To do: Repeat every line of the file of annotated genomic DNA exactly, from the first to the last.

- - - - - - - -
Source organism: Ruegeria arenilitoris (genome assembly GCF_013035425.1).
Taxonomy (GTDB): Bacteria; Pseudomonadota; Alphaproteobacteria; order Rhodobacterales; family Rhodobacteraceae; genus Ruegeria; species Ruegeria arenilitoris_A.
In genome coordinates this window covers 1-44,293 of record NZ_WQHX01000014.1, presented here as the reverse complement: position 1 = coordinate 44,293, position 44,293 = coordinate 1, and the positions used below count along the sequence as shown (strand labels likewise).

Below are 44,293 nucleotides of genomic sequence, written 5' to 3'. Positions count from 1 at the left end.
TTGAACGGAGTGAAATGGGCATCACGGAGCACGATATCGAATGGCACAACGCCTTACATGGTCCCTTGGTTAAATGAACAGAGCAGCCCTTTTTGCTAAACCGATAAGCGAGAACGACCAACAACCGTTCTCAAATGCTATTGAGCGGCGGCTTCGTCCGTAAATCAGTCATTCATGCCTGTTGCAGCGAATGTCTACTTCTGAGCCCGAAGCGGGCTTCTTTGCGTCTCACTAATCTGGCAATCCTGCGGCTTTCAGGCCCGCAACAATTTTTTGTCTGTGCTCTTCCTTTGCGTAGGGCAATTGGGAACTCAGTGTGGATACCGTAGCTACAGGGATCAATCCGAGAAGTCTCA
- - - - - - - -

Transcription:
Source organism: Ruegeria arenilitoris (genome assembly GCF_013035425.1).
Taxonomy (GTDB): Bacteria; Pseudomonadota; Alphaproteobacteria; order Rhodobacterales; family Rhodobacteraceae; genus Ruegeria; species Ruegeria arenilitoris_A.
In genome coordinates this window covers 1-44,293 of record NZ_WQHX01000014.1, presented here as the reverse complement: position 1 = coordinate 44,293, position 44,293 = coordinate 1, and the positions used below count along the sequence as shown (strand labels likewise).

Below are 44,293 nucleotides of genomic sequence, written 5' to 3'. Positions count from 1 at the left end.
TTGAACGGAGTGAAATGGGCATCACGGAGCACGATATCGAATGGCACAACGCCTTACATGGTCCCTTGGTTAAATGAACAGAGCAGCCCTTTTTGCTAAACCGATAAGCGAGAACGACCAACAACCGTTCTCAAATGCTATTGAGCGGCGGCTTCGTCCGTAAATCAGTCATTCATGCCTGTTGCAGCGAATGTCTACTTCTGAGCCCGAAGCGGGCTTCTTTGCGTCTCACTAATCTGGCAATCCTGCGGCTTTCAGGCCCGCAACAATTTTTTGTCTGTGCTCTTCCTTTGCGTAGGGCAATTGGGAACTCAGTGTGGATACCGTAGCTACAGGGATCAATCCGAGAAGTCTCA